However those are only unfortunate incidents in a long and successful career. Groupe Océan spent a lot of money keeping the tug going, even to the extent of re-engining it, so it was well cared for.

The tug has been featured here many times see:

Thursday, October 11, 2018

Jane Ann IV offered for scrap

The tug Jane Ann IV has now been offered for scrap sale on Facebook according to reports. The veteran tug had been laid up since 2009 until this summer when its barge coupler system was removed and then it was towed from Toledo, OH to Calcite, MI where it was hauled out on a beach.

Once based in Halifax as Secunda Marine's Tignish Sea, the tug was built in 1978 by Mitsui Engineering + Shipbuilding in Japan. As Ouro Fino until 1981 then Bonace until 1992, it was laid up in Brazil when Secunda found it. As Tignish Sea it arrived in Halifax May 9, 1993 towing sister tug Cavendish Sea. It went to work doing offshore supply and towing work until 2000. Included in that were several notable salvage jobs, including the Amphion featured here before.

Towing disabled Talisman in to Halifax.

The tug had a rendency to dip its bow, and was reported to be very uncomfortable at sea.

Great Lakes Transportation (GLT) of Halifax then acquired the tug and installed a coupler system  allowing the tug to push the barge Sarah Spencer. The barge, started life as the laker Adam E. Cornelius in 1959. It was modified by removal of its engines at Halifax Shipyard in 1989. A large notch was installed in the stern and several different tugs were used to push the barge in coastal trade and on the Lakes. Those tugs used face wires, but GLT installed the ladders needed for the coupler system.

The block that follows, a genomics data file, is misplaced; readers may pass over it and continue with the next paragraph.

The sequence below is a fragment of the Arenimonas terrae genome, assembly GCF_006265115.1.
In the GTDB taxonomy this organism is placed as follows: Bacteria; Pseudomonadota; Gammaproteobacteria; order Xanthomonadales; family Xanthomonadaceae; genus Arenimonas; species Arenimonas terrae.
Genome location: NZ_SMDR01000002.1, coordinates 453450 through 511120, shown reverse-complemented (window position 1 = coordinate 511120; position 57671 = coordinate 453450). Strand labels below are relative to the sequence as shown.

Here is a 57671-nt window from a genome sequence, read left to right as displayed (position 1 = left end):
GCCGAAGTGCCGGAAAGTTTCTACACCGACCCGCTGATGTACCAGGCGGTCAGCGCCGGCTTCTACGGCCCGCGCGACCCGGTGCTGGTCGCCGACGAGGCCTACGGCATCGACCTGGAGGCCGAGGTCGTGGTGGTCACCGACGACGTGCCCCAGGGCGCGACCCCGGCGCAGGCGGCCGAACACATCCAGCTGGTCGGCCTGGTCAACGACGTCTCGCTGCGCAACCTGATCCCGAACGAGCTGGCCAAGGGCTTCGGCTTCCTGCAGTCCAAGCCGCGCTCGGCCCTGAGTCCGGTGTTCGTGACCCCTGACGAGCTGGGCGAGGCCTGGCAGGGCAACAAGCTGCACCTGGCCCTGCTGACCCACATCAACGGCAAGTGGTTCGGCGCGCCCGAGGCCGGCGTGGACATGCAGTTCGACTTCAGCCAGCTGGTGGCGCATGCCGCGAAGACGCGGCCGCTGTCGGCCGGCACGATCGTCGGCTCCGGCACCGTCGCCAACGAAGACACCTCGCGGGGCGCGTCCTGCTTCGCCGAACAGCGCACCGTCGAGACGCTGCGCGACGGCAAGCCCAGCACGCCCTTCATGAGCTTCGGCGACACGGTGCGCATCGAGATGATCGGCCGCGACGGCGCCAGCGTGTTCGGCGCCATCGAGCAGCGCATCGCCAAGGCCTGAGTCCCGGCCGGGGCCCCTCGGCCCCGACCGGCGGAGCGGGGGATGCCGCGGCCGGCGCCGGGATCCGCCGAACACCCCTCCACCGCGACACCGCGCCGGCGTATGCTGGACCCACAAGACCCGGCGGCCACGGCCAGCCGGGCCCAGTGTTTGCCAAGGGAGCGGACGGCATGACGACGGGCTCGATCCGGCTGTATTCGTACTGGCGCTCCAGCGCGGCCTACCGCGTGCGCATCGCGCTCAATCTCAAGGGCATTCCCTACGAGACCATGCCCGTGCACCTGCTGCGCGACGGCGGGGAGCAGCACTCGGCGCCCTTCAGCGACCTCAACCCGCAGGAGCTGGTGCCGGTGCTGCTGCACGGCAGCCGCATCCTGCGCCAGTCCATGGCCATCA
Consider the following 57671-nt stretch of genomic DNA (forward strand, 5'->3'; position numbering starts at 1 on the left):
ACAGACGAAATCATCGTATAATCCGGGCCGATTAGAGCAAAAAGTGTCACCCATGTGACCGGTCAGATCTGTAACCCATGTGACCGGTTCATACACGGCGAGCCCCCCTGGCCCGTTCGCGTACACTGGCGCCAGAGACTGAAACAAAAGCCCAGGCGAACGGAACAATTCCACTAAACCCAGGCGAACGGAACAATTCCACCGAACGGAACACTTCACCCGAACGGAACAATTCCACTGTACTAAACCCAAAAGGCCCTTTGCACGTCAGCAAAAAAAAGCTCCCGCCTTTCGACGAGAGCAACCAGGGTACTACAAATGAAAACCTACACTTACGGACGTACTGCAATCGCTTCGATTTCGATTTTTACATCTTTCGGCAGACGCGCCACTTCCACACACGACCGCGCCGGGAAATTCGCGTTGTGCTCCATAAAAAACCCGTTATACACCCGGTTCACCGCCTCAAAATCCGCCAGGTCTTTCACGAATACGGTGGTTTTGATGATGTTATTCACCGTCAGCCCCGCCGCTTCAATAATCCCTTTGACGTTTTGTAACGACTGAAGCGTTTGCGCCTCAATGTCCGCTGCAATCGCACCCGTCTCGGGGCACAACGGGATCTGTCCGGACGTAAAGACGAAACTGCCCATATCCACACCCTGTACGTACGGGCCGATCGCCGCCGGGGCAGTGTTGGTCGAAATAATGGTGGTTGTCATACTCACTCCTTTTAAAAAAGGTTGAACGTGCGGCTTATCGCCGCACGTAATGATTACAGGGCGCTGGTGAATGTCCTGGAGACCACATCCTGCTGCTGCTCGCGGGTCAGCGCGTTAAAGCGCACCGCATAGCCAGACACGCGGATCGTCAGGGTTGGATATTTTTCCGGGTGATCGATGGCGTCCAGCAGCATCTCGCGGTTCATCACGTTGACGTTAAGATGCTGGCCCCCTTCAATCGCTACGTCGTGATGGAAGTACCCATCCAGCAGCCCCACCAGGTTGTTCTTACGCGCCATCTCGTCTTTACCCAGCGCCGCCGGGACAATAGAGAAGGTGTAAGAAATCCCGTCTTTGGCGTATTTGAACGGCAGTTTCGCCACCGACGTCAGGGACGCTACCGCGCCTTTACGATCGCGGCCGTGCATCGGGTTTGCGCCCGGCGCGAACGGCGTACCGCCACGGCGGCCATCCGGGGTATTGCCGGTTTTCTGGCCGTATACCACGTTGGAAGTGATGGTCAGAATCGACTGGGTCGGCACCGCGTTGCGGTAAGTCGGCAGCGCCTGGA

A large section of the accommodaiton was removed to install the coupler ram tunnel.

The hull was fared out to the width of the barge notch.

The actual coupler installation was not done in Halifax. The tug sailed from Halifax in October 2000 with plates over the coupler openings. The rams were installed on the Great Lakes.

Once GLT began running the pair as an integrated tug and barge it remained on the Great Lakes and Seaway until 2006 when it had a major refit. New owners were then listed as TGL Holdings of Plymouth, MI and Toronto, ON, but both tug and barge retained Canadian registry and management. However they finally laid up in Detroit in 2009, never to sail commercially again. Jane Ann IV sank at least once (in 2013) and perhaps once again until it was sold earlier this year. The new owners removed the coupler system for potential re-use in another tug and plated over the hull opening.

Sarah Spencer as it was intially converted to a barge. The tug was conned from the barge's wheelhouse. It also carried the name Sea Barge One before it was acquired by GLT.

Even with a fully loaded barge, the tug had no visibility forward.

The tug's Canadian registration was closed August 24, 2018 shortly after its arrival in Calcite, MI.


Wednesday, October 10, 2018

Scrap tow from Halifax

This morning two surplus navy barges were towed out for scrapping to shipbreakers in Sydney, NS. Because the barges are not over large, they did not require large tugs. Also, possibly in order to economize on pilotage fees, the tow was organized in elephant style, so that only one pilot was required.